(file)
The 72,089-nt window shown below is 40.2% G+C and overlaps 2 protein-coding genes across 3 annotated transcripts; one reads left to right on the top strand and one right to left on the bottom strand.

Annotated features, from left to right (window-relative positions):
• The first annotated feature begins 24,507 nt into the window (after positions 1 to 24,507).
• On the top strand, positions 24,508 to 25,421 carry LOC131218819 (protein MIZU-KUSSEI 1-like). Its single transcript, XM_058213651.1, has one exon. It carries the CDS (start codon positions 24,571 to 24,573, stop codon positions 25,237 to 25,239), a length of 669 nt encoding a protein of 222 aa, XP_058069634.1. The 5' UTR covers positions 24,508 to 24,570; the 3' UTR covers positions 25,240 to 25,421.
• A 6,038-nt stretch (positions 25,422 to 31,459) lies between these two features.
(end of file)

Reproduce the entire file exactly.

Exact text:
The 72,089-nt window shown below is 40.2% G+C and overlaps 2 protein-coding genes across 3 annotated transcripts; one reads left to right on the top strand and one right to left on the bottom strand.

Annotated features, from left to right (window-relative positions):
• The first annotated feature begins 24,507 nt into the window (after positions 1 to 24,507).
• On the top strand, positions 24,508 to 25,421 carry LOC131218819 (protein MIZU-KUSSEI 1-like). Its single transcript, XM_058213651.1, has one exon. It carries the CDS (start codon positions 24,571 to 24,573, stop codon positions 25,237 to 25,239), a length of 669 nt encoding a protein of 222 aa, XP_058069634.1. The 5' UTR covers positions 24,508 to 24,570; the 3' UTR covers positions 25,240 to 25,421.
• A 6,038-nt stretch (positions 25,422 to 31,459) lies between these two features.